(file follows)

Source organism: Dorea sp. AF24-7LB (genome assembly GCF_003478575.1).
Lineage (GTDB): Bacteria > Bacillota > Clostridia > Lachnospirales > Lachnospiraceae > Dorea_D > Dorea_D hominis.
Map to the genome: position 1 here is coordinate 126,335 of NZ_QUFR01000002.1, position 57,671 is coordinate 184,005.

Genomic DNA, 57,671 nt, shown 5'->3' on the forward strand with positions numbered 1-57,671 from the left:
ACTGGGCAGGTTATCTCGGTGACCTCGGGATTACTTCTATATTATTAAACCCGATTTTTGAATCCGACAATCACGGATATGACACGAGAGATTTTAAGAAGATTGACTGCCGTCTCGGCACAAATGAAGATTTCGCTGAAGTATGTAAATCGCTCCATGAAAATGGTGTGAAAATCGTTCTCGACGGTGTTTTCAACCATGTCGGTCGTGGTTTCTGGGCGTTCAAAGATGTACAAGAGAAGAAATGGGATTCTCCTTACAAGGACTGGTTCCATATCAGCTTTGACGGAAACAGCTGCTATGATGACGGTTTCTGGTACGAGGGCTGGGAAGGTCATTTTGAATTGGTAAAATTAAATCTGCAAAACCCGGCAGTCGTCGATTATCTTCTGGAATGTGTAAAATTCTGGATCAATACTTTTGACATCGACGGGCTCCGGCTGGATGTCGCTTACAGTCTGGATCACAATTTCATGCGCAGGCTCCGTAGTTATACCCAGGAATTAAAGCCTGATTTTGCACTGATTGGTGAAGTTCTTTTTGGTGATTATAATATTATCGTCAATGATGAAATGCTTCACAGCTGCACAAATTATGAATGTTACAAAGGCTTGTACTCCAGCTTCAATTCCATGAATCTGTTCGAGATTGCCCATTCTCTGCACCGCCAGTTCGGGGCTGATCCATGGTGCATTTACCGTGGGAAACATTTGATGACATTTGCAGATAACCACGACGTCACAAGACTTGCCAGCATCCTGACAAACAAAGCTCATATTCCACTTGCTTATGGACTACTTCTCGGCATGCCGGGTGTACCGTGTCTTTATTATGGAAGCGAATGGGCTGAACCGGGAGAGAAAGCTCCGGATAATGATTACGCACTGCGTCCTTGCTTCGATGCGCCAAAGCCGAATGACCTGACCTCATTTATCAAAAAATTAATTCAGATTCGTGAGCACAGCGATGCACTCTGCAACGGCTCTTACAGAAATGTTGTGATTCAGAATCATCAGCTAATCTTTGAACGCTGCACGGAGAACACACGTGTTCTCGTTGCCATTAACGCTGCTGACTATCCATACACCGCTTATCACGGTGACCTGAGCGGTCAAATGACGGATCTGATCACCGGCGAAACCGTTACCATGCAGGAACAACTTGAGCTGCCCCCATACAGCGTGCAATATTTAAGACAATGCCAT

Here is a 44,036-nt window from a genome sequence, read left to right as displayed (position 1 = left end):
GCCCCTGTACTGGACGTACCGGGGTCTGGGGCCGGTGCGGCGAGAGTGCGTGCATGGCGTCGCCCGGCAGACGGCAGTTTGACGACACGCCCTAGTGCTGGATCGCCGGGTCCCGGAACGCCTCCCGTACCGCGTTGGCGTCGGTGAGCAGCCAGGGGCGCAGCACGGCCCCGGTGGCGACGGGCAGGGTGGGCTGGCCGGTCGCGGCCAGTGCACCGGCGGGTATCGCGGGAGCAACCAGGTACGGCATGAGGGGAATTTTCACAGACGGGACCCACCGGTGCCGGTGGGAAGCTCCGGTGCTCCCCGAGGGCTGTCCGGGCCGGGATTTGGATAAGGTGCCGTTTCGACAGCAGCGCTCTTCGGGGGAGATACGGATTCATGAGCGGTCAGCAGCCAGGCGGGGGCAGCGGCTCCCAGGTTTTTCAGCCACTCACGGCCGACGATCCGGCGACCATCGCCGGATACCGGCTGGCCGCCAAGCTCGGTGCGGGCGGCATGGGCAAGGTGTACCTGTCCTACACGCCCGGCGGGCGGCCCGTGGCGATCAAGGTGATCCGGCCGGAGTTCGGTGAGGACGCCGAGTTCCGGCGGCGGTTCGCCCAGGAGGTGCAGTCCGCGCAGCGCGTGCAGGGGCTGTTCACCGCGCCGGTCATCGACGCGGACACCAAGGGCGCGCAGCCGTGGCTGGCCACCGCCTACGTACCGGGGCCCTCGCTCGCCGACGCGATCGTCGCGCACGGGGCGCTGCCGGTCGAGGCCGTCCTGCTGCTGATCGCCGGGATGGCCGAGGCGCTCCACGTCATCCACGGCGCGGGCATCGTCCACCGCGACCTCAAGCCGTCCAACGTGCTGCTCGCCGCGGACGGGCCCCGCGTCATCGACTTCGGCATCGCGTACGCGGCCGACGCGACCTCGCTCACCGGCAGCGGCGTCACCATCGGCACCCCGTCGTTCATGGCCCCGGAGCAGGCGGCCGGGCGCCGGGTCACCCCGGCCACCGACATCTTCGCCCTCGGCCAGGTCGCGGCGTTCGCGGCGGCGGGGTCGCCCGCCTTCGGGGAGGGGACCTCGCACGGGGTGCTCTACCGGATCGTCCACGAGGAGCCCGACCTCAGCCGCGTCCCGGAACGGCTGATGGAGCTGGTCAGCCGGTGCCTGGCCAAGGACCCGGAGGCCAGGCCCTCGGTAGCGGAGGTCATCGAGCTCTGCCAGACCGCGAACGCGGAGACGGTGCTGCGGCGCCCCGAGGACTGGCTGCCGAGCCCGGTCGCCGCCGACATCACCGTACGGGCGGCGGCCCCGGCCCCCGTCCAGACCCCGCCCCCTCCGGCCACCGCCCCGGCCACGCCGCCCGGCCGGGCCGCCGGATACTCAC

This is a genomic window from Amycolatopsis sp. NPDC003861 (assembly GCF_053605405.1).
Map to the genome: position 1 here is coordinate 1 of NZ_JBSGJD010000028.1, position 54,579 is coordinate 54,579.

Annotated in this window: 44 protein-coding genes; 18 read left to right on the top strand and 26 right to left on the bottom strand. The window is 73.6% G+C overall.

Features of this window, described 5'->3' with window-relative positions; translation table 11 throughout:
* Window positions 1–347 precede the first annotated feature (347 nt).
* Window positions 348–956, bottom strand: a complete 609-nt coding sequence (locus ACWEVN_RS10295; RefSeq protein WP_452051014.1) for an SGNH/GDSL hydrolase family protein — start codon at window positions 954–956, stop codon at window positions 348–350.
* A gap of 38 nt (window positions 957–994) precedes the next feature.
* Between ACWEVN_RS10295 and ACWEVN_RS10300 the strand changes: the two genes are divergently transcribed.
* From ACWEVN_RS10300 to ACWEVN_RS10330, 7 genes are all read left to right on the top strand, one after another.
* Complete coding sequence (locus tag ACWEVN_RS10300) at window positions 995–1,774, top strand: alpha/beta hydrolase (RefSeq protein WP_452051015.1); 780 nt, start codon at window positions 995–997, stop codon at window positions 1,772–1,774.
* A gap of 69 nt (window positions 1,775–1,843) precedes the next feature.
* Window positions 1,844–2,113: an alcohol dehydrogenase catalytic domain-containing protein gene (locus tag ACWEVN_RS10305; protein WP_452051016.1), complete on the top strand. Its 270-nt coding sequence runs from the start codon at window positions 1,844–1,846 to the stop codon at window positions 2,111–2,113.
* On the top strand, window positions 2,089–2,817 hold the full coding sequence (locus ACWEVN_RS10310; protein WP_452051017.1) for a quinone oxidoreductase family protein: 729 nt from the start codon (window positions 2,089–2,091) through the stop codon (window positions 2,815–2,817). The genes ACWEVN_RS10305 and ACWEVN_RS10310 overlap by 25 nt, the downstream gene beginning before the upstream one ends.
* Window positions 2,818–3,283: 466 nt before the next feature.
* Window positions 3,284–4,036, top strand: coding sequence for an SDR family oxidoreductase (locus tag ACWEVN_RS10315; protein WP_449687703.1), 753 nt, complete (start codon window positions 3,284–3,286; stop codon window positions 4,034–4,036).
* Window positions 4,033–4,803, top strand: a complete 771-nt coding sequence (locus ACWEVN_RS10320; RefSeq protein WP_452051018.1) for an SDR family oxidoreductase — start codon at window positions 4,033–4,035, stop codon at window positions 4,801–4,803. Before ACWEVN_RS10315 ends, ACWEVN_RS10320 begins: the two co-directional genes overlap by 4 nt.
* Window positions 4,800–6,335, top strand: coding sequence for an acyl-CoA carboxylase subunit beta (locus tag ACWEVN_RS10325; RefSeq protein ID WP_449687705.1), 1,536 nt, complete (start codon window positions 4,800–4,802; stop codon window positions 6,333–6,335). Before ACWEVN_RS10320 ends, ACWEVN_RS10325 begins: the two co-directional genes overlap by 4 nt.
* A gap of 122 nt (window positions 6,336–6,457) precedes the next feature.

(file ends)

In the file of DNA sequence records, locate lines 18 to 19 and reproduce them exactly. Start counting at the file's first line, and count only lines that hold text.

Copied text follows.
* A gap of 69 nt (window positions 1,775–1,843) precedes the next feature.
* Window positions 1,844–2,113: an alcohol dehydrogenase catalytic domain-containing protein gene (locus tag ACWEVN_RS10305; protein WP_452051016.1), complete on the top strand. Its 270-nt coding sequence runs from the start codon at window positions 1,844–1,846 to the stop codon at window positions 2,111–2,113.